Despite land access barriers, BIPOC-led groups breathe life into King County ag community
As King County’s population and urban density has grown at an incredible speed – farmland, especially that with high quality soil – has become much harder to secure. In addition to affordability issues, farmers must also contend with the pressures of climate change, narrow profit margins, tough working conditions, and more. While farmers across King County face these challenges, land access barriers disproportionately impact Black, Indigenous, and other farmers of color (BIPOC) due to centuries of systemic racism and discrimination. This very discrimination has kept marginalized communities from accessing land historically and continues to serve as a land access barrier today.
Even in the face of struggle, communities and farmers of color are creating a more resilient and just food system that builds off of their strengths, knowledge, cultures, and lived experiences. We are deeply inspired by this work in King County, where we have been aiming to listen to the needs and understand the barriers of marginalized communities through our role in the Working Farmland Partnership (WFP). For three years, Washington Farmland Trust has served as a key participant in the WFP, a collaboration between the local conservation district, farmer training and advocacy organizations, county government, and land trusts. As a collaborative, we aim to provide a suite of services to farmers and land holders in King County, aligning our strategies and tools to keep land in agricultural production and increase farmland access for new and expanding producers.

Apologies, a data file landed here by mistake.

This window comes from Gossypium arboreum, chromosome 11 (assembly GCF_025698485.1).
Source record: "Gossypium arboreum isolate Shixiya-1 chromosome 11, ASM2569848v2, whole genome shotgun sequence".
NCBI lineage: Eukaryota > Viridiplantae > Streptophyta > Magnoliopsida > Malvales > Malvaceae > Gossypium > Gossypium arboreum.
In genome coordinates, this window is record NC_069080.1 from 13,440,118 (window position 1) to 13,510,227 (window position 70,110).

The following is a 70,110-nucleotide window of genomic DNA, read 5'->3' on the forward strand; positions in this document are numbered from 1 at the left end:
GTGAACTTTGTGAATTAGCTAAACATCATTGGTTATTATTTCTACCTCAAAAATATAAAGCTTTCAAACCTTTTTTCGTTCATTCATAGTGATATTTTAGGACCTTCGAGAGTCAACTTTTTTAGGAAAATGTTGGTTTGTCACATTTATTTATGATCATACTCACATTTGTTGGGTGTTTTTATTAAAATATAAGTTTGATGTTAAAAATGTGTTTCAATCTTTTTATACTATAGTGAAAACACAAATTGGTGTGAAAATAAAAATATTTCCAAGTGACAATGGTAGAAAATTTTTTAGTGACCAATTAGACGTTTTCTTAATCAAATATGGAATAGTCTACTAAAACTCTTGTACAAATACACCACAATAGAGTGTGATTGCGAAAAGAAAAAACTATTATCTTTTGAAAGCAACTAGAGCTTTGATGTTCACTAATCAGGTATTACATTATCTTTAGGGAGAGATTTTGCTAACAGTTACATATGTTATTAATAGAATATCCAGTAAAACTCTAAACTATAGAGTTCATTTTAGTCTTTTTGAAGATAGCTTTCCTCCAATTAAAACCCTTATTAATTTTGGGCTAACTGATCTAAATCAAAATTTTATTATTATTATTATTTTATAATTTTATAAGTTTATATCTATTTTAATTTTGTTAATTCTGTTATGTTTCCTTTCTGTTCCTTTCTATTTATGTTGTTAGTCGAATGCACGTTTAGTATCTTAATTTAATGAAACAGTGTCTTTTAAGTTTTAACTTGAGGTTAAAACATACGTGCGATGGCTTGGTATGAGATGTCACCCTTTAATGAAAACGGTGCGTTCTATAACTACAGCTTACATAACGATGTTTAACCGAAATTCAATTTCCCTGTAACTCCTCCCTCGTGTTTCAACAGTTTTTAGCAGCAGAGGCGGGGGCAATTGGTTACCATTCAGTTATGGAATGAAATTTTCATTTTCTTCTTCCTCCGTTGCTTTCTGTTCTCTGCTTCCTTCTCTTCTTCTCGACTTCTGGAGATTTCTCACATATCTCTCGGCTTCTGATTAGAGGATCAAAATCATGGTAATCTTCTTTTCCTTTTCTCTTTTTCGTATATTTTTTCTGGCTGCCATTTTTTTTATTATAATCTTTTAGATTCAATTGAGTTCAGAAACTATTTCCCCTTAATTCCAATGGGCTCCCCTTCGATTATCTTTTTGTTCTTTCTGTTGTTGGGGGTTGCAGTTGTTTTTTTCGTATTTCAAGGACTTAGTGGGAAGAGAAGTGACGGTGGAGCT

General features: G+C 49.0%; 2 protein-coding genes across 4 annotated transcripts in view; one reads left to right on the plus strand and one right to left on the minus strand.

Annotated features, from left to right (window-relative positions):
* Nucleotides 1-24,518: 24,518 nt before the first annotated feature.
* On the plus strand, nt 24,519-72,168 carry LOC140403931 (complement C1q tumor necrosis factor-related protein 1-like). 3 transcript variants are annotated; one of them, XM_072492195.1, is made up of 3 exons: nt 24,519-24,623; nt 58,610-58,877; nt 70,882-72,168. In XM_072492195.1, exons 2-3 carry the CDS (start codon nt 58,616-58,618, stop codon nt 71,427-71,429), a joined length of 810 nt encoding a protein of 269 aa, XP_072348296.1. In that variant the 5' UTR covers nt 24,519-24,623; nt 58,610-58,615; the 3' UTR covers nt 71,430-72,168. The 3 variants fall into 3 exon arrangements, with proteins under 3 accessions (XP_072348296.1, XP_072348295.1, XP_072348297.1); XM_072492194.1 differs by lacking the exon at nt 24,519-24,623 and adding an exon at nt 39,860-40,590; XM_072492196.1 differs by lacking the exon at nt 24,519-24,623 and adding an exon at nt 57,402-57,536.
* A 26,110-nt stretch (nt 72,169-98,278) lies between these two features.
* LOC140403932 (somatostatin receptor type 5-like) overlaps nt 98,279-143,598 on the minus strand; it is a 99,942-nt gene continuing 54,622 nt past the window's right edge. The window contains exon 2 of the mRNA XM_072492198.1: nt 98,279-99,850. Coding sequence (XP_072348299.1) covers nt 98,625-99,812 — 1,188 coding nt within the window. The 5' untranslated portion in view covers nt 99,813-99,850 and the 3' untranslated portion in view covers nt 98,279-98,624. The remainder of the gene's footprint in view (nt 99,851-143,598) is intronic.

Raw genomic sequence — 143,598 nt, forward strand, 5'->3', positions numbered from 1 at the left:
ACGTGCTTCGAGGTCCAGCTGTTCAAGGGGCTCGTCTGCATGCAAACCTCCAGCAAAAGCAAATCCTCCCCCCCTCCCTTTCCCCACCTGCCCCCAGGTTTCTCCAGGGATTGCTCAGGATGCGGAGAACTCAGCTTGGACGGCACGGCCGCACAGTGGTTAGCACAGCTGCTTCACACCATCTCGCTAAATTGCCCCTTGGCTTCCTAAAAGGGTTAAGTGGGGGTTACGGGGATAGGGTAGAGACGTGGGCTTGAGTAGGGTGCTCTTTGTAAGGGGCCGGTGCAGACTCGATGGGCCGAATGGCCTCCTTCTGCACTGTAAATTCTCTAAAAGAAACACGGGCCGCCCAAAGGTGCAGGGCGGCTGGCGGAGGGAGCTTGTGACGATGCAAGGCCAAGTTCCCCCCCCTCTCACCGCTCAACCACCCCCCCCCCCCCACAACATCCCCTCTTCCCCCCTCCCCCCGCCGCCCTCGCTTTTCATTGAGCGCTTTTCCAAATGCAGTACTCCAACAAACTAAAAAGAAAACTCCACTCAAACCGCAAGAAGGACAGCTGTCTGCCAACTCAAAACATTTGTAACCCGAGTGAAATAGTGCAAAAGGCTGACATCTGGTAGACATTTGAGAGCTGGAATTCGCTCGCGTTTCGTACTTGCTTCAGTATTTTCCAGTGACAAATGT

We are inspired by the important work happening in King County agriculture, from community gardens run by refugees to BIPOC-led farmer training programs. We are thankful to share their stories with you today.
International Rescue Committee’s New Roots Program
Each year, thousands of refugees are welcomed to Washington to begin a new chapter of their lives. During this critical transition, the International Rescue Committee’s (IRC) New Roots Program plays an integral role in helping members settle into new communities by connecting them to available land that is shared with other refugees and immigrants.
In collaboration with the Working Farmland Partnership, the New Roots Program identifies potential farming sites and works to connect community members to existing plots of land and commercial farming opportunities. They also provide technical gardening assistance for members on their plots and host small business trainings to help farmers scale up, if they’re looking to expand.
Growing food can be a nourishing and revolutionary act for IRC’s community members. “Farming has helped many members reconnect with the land,” said Deepa Iyer, New Root’s Senior Program Coordinator. “It allows them to support their families and regain a sense of purpose while transitioning to a new life.”
If you visit the bustling Tukwila Farmers Market on a summer day, one of the vendors you’ll spot is Namaste Community Garden. Namaste Community Garden was brought to life in 2017 by Bhutanese and Nepali community members thanks to the New Roots program. While younger family members were busy working or attending school, community elders were typically confined to their homes in a new neighborhood and felt like they had “lost their sense of purpose,” according to Deepa. After recognizing these feelings of isolation and loneliness amongst community elders, the group came together to create a community garden. In no time, the elders began working the land and bringing food home to their families.